Some years ago John Kenneth Galbraith wrote in an essay on his efforts at writing a history of economics: ‘As one approaches the present, one is filled with a sense of hopelessness; in a year and possibly even a month, there is now more economic comment in the supposedly serious literature than survives from the whole of the thousand years commonly denominated as the Middle Ages ... anyone who claims to be familiar with it all is a confessing liar.’ I believe that all physicists would subscribe to the same sentiments regarding their own professional literature. I do at any rate.
The activity characteristic of professional engineering is the design of structures, machines, circuits, or processes, or of combinations of these elements into systems or plants and the analysis and prediction of their performance and costs under specified working conditions.
The best person able to appraise promise as a mathematician is a gifted teacher, and not a professional tester.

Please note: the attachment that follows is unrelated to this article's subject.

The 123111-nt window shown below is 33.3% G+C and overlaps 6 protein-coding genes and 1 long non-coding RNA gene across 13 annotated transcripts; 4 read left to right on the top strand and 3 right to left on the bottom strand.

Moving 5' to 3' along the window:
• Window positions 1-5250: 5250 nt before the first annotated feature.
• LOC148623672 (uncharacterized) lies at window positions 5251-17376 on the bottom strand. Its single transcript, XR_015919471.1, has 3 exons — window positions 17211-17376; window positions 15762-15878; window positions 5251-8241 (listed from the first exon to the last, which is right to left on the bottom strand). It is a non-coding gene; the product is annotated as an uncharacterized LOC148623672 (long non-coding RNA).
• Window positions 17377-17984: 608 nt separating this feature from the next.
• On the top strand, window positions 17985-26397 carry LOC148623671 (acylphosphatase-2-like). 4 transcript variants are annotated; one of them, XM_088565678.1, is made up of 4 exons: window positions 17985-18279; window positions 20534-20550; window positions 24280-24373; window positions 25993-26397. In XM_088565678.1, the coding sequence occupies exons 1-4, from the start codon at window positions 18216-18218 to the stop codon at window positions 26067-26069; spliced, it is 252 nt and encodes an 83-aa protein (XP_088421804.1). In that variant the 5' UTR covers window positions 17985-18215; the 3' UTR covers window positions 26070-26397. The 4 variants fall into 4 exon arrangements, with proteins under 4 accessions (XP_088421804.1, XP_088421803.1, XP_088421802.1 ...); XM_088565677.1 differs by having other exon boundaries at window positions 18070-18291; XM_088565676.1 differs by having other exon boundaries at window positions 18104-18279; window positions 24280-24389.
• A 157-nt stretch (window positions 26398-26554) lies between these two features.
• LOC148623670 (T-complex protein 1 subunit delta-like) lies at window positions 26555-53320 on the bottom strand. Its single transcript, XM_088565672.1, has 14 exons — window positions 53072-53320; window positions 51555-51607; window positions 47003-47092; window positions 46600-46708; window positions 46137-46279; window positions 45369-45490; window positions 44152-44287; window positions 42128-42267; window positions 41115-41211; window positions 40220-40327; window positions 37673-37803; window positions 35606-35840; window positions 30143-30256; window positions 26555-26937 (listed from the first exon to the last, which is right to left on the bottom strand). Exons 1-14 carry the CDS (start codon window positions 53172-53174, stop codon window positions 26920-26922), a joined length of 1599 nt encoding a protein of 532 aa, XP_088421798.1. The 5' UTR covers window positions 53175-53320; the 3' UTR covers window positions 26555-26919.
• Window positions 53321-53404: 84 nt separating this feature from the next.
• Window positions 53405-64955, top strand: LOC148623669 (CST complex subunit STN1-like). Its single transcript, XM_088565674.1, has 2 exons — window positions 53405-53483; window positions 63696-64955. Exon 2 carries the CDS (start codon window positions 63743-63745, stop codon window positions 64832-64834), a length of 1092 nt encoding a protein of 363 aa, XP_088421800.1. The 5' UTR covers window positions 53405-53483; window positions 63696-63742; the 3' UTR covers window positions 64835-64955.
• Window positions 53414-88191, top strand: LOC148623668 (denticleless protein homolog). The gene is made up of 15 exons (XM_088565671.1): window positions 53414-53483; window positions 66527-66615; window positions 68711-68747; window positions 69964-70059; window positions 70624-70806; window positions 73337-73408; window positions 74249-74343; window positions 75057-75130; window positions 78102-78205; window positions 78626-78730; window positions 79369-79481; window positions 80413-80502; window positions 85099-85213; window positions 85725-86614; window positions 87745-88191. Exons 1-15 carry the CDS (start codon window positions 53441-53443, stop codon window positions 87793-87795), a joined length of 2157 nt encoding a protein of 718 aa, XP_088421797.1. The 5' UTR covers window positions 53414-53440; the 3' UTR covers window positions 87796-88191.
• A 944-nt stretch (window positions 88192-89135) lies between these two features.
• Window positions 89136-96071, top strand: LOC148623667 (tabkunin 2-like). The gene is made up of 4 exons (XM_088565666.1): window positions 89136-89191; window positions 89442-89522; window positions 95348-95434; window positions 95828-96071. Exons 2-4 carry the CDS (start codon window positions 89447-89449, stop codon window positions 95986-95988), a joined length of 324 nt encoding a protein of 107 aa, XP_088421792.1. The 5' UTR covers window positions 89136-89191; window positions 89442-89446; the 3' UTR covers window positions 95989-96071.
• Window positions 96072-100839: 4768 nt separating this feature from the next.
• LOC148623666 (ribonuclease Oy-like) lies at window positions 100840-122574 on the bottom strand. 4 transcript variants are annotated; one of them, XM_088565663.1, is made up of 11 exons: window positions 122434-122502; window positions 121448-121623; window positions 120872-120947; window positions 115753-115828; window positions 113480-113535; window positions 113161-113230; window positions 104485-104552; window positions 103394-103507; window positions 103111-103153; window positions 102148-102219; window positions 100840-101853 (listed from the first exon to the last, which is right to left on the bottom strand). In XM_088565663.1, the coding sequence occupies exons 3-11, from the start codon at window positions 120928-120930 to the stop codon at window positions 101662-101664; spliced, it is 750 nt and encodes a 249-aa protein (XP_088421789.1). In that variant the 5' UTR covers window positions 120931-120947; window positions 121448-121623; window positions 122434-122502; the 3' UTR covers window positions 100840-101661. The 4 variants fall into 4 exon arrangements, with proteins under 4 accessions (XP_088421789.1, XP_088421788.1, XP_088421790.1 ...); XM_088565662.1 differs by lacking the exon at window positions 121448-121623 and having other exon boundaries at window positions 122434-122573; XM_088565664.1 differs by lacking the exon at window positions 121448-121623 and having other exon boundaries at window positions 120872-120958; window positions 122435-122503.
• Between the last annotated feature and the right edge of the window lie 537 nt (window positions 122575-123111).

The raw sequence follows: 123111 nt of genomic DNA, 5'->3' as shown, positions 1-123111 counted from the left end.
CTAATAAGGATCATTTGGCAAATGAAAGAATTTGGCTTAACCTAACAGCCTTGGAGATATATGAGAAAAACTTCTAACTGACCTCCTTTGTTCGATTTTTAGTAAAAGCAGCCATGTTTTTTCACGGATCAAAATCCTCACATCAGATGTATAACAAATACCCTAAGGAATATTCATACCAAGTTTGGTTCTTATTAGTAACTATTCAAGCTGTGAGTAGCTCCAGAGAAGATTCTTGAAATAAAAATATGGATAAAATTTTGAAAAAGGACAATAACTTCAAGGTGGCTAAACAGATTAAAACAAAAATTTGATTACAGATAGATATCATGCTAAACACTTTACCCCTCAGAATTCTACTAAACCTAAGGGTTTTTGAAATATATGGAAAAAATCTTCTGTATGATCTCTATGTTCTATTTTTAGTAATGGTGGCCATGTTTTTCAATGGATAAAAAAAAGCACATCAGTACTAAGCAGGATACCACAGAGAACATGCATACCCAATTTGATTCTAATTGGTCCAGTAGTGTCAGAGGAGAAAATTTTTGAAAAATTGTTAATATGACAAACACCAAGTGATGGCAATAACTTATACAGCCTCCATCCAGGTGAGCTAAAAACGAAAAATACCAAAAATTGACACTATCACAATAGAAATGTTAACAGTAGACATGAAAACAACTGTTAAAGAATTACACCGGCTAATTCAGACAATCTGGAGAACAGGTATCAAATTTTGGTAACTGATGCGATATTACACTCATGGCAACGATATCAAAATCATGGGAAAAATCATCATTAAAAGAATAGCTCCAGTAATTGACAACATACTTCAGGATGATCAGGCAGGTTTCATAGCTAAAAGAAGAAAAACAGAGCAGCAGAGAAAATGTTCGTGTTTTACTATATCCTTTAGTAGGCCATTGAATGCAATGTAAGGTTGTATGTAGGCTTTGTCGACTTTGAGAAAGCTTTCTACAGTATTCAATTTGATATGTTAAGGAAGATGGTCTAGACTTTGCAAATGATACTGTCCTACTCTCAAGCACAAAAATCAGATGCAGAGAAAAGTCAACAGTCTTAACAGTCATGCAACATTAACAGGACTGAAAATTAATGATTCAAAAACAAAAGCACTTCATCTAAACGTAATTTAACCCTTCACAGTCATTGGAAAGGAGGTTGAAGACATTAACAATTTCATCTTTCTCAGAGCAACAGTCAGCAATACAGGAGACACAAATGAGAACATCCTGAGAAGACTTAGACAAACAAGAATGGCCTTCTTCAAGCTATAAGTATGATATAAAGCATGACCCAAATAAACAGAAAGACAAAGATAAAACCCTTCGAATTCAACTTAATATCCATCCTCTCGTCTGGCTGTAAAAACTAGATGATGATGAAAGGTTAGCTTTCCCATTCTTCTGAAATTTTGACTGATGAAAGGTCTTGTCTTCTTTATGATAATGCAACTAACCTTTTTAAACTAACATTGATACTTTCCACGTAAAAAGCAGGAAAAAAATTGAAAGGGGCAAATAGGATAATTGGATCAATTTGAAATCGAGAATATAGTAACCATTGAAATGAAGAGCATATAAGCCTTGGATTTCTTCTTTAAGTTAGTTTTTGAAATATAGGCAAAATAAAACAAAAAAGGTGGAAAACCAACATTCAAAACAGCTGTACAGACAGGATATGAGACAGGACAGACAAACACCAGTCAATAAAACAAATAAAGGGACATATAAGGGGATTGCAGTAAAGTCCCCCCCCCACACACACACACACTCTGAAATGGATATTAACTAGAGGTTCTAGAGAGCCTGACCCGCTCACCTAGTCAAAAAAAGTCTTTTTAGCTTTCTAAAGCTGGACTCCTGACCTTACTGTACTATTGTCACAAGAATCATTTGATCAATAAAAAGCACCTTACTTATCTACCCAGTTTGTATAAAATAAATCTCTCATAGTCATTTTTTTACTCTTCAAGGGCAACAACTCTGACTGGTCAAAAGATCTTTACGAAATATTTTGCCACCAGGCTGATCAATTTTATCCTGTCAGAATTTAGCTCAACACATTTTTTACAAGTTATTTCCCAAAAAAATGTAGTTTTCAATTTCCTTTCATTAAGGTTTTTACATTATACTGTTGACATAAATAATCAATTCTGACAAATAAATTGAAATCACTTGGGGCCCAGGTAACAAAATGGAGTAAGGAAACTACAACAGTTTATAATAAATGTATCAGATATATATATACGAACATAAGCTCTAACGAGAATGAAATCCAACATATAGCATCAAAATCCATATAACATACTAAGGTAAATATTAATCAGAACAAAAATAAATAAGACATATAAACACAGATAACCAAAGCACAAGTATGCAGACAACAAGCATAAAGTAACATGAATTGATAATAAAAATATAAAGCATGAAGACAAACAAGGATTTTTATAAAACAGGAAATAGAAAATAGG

The scientific method of examining facts is not peculiar to one class of phenomena and to one class of workers; it is applicable to social as well as to physical problems, and we must carefully guard ourselves against supposing that the scientific frame of mind is a peculiarity of the professional scientist.
We should be very jealous of who speaks for science, particularly in our age of rapidly expanding technology. How can the public be educated? I do not know the specifics, but of this I am certain: The public will remain uninformed and uneducated in the sciences until the media professionals decide otherwise. Until they stop quoting charlatans and quacks and until respected scientists speak up.